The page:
Teak forest 11

The three-meters-wide dirt road that spans 20 kilometers deep into the forest in Central Java has existed since early 90s when loggers began exploiting the area. The hidden activity increases during summer as the road mostly turn muddy in wet season, thus obstructing trucks transporting the lumber. The fact that the plain, green area of a hundred hectares in total size is labeled a non-productive forest, coupled with the Land Protection Act issued by the Forestry Department, have little effect on preventing illegal logging. The locals told that logging culminated between 2001 and 2003.

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Today the trees comprising mostly teak and acacia are all comparatively small and short. They are the evidence that can tell us how much that had been taken away. There have been measures to clamp down on the loggers, but more of an occasional operation rather than a routine. According to a local resident whose house is located near the small road leading into the forest, he saw crackdown only once this year.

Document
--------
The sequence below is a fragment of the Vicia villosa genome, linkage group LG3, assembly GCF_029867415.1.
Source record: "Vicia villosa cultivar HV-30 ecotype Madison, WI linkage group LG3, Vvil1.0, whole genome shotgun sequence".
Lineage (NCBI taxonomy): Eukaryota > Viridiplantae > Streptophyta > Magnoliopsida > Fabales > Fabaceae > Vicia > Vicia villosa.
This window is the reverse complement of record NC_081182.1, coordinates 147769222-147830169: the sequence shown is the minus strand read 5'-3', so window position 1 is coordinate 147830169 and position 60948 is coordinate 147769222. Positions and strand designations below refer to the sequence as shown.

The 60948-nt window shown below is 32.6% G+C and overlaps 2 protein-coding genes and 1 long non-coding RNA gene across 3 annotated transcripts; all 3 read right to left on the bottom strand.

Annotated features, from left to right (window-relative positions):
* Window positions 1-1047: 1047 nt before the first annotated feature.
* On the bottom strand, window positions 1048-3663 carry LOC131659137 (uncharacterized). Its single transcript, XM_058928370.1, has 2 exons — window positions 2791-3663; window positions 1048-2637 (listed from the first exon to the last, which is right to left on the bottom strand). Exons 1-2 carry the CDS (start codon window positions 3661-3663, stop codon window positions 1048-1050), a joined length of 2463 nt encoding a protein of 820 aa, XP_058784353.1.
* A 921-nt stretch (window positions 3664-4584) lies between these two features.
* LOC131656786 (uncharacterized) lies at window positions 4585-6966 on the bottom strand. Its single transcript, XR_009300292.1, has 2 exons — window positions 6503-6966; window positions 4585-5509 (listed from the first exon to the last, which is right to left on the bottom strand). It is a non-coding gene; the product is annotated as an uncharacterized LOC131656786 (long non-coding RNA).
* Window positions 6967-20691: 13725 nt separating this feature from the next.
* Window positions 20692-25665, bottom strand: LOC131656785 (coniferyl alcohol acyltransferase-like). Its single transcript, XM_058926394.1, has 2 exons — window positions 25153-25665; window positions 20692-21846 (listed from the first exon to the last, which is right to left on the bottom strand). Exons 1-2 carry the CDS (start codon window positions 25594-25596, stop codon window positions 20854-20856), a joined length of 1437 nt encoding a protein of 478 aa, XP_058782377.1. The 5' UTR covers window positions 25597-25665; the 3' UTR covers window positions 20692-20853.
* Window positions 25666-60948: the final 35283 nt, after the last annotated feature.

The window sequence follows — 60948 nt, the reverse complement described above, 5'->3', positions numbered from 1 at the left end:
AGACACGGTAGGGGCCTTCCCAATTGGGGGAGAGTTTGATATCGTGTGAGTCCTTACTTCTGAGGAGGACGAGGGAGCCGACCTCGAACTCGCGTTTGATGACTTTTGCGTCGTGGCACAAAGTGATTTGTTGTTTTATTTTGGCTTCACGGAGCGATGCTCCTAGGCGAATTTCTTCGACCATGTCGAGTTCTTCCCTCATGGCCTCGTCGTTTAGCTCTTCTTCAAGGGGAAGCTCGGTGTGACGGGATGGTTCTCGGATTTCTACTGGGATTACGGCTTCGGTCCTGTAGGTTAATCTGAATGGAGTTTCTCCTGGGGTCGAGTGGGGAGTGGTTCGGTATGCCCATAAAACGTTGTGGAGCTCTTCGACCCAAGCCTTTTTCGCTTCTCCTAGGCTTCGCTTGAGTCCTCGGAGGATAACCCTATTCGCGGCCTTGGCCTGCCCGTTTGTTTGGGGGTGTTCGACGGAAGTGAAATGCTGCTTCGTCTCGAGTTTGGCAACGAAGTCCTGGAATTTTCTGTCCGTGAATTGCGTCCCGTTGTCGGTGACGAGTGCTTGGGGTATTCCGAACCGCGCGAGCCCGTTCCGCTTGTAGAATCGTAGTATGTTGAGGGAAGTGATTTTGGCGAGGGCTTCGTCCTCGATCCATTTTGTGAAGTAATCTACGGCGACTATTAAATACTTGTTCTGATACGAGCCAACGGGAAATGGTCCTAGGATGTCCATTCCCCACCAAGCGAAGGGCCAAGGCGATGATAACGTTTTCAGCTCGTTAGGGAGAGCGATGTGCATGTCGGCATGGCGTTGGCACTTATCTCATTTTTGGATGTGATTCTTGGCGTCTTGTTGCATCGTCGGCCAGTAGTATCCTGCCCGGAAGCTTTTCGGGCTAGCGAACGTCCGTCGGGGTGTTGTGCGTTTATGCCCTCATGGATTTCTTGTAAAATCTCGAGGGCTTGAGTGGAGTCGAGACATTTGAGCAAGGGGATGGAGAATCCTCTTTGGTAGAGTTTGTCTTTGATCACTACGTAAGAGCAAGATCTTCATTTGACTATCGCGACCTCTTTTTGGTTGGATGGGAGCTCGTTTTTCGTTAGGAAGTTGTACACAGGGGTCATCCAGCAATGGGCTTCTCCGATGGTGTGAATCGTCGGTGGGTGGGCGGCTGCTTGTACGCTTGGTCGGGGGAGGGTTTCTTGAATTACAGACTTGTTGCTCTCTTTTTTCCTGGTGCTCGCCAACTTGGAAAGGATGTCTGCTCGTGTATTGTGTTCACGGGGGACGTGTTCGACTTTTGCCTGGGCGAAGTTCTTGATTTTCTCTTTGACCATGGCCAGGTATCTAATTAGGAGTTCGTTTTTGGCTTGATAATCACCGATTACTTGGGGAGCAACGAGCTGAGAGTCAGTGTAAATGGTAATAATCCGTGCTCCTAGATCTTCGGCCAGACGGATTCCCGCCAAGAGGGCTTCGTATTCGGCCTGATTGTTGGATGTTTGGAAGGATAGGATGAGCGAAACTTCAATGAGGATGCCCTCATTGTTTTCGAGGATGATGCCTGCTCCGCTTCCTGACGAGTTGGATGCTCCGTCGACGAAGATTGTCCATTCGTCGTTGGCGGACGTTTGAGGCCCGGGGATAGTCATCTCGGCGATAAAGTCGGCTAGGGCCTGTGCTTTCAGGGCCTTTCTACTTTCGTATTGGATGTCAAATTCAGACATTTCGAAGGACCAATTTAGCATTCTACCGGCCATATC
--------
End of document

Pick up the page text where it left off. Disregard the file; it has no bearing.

Forestry Department, through the local district representative office, has set up watch post complete with a gate where there are two to three personnel on guard on daily basis. However, the gate has more often been seen opened up rather than closed down. As the activities saw a gradual decrease in the past five years, path-opening projects no longer takes place. But another project to widen the existing networks of foot paths continues. The forest contains a variety of wildlife including boar, Javan Hawk-Eagle, and some even claimed to have seen local tiger subspecies thought to be extinct, although rarely.

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